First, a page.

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Saxa Politica: Leave(y) your worries behind

January 26, 2012


Last spring, the University administration committed to converting the Leavey Hotel into a dorm to reduce the number of students living off campus. But, as former Voice columnist Kara Brandeisky aptly pointed out in a post on the blog Greater Greater Washington a year ago, “Dorms are vastly inferior to off-campus options, which include kitchens, living rooms, single rooms, washing machines, dishwashers and all the furnishings of independent living … [Students] want our own kitchens. We want area for entertaining. We want independence. We want apartments.”

So students want apartments, and the University is building a dorm on campus—doesn’t seem like the best option. The University could convert the Leavey Hotel into another upperclassmen dorm (excuse me, “residence hall”), but given that the Office of Student Housing states the dorm rooms on campus rarely fill up, I doubt that would be attractive for many students.

If the University wants to make its non-apartment housing on campus attractive to upperclassmen, making another dorm under the purview of the Office of Residential Life won’t cut it. My suggestion: Residential Colleges.

Most Georgetown students would be familiar with residential colleges from the Harry Potter books, in which the Hogwarts house system was modeled on the Cambridge and Oxford system, which is the model for American colleges. The idea is that students live and eat with other students spanning different grades in that house for three years. In addition, a residential college is governed by the students with guidance from faculty and graduate students who live with the undergraduates.

This would vastly differ from Georgetown’s current dorms. At present, Residence Life has adopted a number of practices from the traditional residential college system, including faculty-in-residence to aid the intellectual life, chaplains-in-residence for pastoral care, and programming by the Residential Life team to create a community. This looks fantastic on paper, but by adopting some parts of the residential college system without adopting the whole thing, the idea is doomed to inefficacy. Although the chaplains-in-residence seem to be a popular inclusion (a student at yesterday’s Hoya Roundtable even asked for more), faculty-in-residence could do with engaging more with students who aren’t on their floor. As for the ResLife-sponsored events, as a normal participant in floor activities that involve free food, I can confidently say that I am usually the only non-RA there.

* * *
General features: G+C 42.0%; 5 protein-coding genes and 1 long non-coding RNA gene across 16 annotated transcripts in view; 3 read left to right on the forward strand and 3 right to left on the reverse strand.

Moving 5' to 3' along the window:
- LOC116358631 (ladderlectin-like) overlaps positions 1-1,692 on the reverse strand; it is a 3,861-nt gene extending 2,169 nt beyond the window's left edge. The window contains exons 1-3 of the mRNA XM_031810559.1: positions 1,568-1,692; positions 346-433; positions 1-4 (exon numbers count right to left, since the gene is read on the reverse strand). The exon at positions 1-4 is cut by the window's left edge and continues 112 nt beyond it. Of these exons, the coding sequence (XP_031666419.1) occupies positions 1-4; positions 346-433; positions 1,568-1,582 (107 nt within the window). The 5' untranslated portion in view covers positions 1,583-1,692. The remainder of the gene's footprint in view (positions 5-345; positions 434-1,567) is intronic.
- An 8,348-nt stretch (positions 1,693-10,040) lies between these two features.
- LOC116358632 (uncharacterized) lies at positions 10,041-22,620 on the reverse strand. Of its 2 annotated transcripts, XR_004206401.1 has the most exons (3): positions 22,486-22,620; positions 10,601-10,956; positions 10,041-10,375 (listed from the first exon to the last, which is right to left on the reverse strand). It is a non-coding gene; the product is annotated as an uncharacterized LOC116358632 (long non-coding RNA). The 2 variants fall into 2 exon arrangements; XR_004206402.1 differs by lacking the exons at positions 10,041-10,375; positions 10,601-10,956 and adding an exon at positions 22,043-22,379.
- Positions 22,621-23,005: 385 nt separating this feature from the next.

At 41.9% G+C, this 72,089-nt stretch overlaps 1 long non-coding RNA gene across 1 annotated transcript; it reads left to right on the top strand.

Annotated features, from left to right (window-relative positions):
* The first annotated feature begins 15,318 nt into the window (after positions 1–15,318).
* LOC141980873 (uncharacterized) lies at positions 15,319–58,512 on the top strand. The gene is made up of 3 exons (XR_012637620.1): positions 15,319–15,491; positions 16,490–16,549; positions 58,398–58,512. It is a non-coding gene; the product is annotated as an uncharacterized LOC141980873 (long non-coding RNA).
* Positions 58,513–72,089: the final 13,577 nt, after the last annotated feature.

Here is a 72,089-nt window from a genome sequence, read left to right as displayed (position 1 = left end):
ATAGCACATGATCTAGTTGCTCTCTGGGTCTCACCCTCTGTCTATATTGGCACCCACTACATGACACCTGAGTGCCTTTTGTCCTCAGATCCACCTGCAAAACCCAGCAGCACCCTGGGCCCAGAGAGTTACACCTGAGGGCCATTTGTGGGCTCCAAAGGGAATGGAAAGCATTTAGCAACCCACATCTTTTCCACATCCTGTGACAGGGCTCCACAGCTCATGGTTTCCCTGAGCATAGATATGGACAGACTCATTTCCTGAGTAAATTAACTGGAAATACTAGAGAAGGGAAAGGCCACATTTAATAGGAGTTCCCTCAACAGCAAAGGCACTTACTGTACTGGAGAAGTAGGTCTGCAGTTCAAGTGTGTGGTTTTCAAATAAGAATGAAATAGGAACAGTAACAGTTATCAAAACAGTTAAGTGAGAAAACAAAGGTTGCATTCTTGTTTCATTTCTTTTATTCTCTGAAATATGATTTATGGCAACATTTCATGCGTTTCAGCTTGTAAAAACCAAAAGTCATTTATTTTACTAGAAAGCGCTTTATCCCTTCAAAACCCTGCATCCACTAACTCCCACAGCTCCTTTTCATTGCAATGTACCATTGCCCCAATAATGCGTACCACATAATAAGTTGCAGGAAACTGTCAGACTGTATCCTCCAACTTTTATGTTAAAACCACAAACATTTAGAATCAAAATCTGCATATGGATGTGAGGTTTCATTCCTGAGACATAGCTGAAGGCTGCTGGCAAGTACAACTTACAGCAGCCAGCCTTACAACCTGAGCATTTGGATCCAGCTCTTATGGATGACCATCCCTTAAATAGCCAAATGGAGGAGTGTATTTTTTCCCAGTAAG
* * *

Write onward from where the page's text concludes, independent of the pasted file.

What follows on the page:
According to The Collegiate Way, a website devoted to spreading the joys of the collegiate system, an effective way to actually make a community vibrant and diverse (and not just unsubstantiated buzzwords on the website) would be for students to apply to live there during the end of their freshman year. This way, students would enter with the understanding that this isn’t supposed to be a backup to getting an apartment, and having multi-year members with their own space would also build an institutional memory and sense of community that would be attractive to students.

According to Stephanie Lynch, Georgetown’s Director of Residence Life on-campus, there are no plans for instituting a residential college system in the Leavey Hotel, or any other dorm for that matter. She said that the idea has come up a few times, but Georgetown’s underlying structure would make their implementation difficult: normally, residential colleges have faculty-in-house who buy up credit hours to integrate the residential and the curricular, but Lynch wasn’t sure how that would work with the four separate schools.

This is unfortunate. The Office of Student Affairs’ top divisional goal is, supposedly, to “create a divisional culture, which takes a proactive and holistic approach to student learning, development and wellness.” I would like to emphasize “holistic” in that statement. Currently, the social lives of Georgetown Students are divided among student activities, their academic lives are divided among the four schools, and their residential lives are divided in either small groups in apartments or in dorms with strangers. A residential college would integrate all three: Bringing students from all four schools, with different interests, all into one dinner table.

Wish Georgetown was more like Hogwarts? Unsheath your magic wands with Ryan at rbellmore@georgetown.edu



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    The biggest challenge Georgetown has is that it needs to build capacity for at least 250 more people on campus. Because of the space constraints, and the cost, anything other than regular old residence hall rooms are space and cost prohibitive. I don’t think it’s that GU doesn’t want to build a more desirable option (ie, apartments); it’s that GU can’t.


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